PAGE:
El primer obstáculo a superar es que la mayoría de los networks sociales consideran que el mapa social de sus usuarios es de su propiedad y no propiedad de cada usuario en particular. El segundo obstáculo es que cada network social usa un formato de datos propio, haciendo más dificil transportar datos de un sitio a otro.

Así como las vías de tren tuvieron que ser adaptadas a un estándar para permitir la interconexión de trenes y la portabilidad de sus cargas, los networks sociales deben entender que los datos portátiles facilitarán el acceso a sus sistemas e incrementarán el tamaño del mercado. Pero para empresas establecidas como Facebook, que ya poseen un mercado y un mapa social enorme, el costo de abrirse y permitir a los demás aprovechar los mapas sociales que ellos han facilitado pudiera parecer muy alto.

De esta forma el negocio deja de ser manejar nuestro mapa social y pasa a ser darnos un servicio alrededor de nuestro mapa social. La idea es que podamos ir al mejor proveedor de un servicio en particular, en vez de depender de alguien que lo haga todo mas o menos bien. Facebook entendió esto al permitir la integración de aplicaciones independientes dentro de su ecosistema, pero manteniéndolo cerrado al mundo exterior. Google notó una debilidad en este modelo y propuso OpenSocial como una alternativa abierta. Google se beneficia de un modelo abierto, en el cual colocar sus gadgets y AdSense… pero no está claro que un sistema abierto beneficie a Facebook.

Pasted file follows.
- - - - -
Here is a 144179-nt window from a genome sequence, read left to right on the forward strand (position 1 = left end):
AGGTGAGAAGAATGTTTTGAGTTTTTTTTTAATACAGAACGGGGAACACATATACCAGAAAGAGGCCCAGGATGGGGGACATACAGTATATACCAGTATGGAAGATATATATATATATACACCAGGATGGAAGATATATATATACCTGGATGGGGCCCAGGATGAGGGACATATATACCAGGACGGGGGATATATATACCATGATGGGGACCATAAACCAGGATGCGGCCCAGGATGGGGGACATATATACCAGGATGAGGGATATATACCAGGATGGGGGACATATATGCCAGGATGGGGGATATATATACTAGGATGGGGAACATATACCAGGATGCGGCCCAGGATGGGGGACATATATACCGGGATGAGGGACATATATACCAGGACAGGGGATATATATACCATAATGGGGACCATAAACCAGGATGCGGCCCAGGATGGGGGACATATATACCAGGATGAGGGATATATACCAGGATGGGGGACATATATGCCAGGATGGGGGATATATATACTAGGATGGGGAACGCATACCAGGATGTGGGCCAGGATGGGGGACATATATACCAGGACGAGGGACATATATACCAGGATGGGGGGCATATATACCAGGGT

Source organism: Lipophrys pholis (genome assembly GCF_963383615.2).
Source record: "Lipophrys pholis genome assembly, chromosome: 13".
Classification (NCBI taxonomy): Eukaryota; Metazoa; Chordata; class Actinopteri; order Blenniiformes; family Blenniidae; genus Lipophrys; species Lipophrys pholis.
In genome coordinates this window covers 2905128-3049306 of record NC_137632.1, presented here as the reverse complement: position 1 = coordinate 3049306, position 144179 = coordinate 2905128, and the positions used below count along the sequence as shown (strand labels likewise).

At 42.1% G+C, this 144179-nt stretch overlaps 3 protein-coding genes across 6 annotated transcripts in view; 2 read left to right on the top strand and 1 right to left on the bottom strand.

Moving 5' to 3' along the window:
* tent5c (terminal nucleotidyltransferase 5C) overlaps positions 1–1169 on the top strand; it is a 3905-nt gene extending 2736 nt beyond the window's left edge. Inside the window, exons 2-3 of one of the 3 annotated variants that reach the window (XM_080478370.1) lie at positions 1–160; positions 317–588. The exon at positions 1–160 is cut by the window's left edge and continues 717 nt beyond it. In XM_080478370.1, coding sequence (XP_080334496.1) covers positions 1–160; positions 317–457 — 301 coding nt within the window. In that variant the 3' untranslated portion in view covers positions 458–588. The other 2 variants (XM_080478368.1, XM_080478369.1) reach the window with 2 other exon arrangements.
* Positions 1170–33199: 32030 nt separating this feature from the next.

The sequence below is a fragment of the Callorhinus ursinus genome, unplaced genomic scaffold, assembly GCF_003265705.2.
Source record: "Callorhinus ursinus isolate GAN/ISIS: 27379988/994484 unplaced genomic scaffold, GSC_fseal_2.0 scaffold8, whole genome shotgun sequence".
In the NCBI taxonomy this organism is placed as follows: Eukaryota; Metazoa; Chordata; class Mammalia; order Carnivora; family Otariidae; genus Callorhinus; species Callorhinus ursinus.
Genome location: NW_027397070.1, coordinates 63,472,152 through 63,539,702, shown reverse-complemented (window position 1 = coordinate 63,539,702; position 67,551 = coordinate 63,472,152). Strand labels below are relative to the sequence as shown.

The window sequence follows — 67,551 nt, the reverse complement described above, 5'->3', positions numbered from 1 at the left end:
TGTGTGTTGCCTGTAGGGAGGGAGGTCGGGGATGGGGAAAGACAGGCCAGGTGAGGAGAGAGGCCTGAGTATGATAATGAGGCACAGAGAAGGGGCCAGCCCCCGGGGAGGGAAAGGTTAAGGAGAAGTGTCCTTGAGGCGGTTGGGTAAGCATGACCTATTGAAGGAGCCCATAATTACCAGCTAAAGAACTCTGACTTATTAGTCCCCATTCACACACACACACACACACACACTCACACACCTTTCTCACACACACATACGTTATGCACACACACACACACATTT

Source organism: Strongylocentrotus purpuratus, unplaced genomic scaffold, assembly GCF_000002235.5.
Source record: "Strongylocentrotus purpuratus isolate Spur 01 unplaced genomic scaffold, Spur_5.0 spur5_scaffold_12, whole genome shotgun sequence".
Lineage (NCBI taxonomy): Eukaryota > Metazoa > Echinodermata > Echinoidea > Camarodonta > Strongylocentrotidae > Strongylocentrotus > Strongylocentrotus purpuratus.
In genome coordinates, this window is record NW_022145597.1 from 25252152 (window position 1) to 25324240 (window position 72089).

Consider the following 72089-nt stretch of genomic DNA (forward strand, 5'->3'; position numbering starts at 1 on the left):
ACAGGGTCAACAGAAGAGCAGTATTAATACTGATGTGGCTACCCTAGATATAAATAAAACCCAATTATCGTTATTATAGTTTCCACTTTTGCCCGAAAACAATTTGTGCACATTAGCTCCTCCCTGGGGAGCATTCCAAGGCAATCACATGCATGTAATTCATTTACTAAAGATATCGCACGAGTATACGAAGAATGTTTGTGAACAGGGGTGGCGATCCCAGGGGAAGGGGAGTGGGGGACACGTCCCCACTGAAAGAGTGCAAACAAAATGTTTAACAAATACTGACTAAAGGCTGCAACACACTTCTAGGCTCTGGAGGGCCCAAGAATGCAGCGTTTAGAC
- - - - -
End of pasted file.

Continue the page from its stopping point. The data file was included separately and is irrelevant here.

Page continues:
A quien si beneficia un sistema abierto es a los usuarios, ya que les permitiría escoger los mejores servicios e integrarlos a su mapa social. De este modo Flickr podría saber quienes son nuestros amigos y familiares a la hora de compartir fotos, Facebook sabría quienes son nuestros colegas a la hora de organizar un almuerzo profesional y Google sabría con quienes correspondemos más a menudo para recordarnos cuando responder a un email. Los usuarios podrán decidir cuanta información compartir y con quien.

Unete el Grupo de Trabajo sobre Portabilidad de Datos y comparte tus ideas. Quien sabe… quizás algún día sea realidad.